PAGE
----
Those pesky Russians are at it again—you’d think they’d learned from Red Dawn that you can’t invade these United States and expect to get away with it. But, sure enough, that’s exactly what they try in the flammably titled Invasion U.S.A.
Actually, this film is reluctant to pin the source of the invasion directly on the Soviet government. The invasion force seems to be a KGB-inspired mercenary effort, launched at Miami from Cuba—sort of a Bay of Pigs in reverse.
The big problem with these Russians, who are led by a vodka-swigging psycho named Rostov, is that they chose a city that happens to be the home of Chuck Norris, former martial-arts champion and latest two-fisted, low-budget pretender to Clint Eastwood’s throne.
Chuck is living a peaceful existence in the Everglades, hog-tying alligators and watching the sweat form on his brow, when the invaders hit. He’s particularly miffed because this fellow Rostov is an old nemesis from Chuck’s former life as a spy, or a CIA agent, or whatever he was (the movie likes mysteriousness).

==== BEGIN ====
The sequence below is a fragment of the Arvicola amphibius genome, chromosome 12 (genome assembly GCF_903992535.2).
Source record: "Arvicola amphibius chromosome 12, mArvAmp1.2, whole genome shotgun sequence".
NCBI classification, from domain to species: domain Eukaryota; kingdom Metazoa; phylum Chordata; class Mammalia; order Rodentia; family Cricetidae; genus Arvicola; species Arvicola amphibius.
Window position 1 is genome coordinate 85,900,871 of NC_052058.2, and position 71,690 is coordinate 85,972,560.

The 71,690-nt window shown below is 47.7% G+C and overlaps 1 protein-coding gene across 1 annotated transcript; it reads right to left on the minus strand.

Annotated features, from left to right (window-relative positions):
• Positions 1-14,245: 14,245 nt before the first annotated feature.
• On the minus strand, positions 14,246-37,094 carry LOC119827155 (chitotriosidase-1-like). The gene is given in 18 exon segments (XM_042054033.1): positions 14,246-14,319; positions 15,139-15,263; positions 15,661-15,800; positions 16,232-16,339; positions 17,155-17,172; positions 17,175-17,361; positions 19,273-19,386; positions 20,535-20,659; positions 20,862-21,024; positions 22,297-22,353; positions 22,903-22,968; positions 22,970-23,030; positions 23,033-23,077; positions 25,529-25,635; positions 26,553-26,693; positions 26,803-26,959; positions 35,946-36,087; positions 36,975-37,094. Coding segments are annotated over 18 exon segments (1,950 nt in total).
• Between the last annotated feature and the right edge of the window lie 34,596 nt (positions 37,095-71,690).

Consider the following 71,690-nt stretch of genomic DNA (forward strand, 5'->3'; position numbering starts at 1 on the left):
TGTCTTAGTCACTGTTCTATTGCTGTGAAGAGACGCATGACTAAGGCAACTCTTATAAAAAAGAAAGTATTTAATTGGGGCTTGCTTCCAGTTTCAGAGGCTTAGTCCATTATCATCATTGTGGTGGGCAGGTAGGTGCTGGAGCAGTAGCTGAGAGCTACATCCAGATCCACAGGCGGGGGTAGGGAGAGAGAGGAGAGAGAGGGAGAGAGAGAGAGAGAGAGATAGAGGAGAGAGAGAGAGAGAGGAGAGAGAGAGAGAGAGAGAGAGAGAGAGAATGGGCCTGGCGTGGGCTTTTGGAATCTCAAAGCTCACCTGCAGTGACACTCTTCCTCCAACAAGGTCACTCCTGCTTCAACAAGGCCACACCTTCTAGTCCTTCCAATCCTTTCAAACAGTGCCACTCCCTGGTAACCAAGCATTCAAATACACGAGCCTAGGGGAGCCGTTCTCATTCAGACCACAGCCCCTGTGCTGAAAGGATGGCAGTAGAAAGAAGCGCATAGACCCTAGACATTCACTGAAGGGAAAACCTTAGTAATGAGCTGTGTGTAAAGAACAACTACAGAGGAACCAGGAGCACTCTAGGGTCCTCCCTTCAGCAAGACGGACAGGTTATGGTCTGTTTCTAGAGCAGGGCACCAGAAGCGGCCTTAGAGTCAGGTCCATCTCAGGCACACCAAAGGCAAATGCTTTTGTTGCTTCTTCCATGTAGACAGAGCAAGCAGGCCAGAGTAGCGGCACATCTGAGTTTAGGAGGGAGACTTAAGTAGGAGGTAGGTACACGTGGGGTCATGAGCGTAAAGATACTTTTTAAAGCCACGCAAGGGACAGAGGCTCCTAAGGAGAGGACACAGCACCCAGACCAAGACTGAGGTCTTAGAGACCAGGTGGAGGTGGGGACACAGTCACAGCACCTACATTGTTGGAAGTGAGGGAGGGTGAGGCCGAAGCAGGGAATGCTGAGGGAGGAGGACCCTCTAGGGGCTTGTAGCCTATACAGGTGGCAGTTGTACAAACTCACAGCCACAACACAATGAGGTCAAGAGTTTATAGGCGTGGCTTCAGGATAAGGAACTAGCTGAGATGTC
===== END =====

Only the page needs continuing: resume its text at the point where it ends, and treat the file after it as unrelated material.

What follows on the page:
When the scarlet horde moves ashore and starts attacking school buses, churches and (the unthinkable) a shopping mall, Chuck leaps into action and machine-guns ’em all away.
There should be enough carnage here to satisfy hard-core Norrisphiles, although the picture is a comedown after last spring’s Code of Silence, which was actually a pretty good action movie. It gets off to a slow start and, except for the shoot-out in the shopping mall, has some dead patches.
This is Chuck’s fourth film in the last 12 months, and he shows no signs of stopping—he even found time to co-write the screenplay to Invasion U.S.A. That his productivity is so high will either be welcome or depressing news, depending on your enthusiasm for his brand of entertainment. One thing is sure: It can’t be good news for enemies of the free world.
First published in the Herald, 1985.
Gee, I should have name-checked the actor who plays Rostov: Richard Lynch, the fearsome-looking, hard-working villain. Obviously this was a heady era for Chuck-heads, but Norris’s prolific output is one of the reasons I look back on the Eighties with such a Did-that-really-happen? feeling.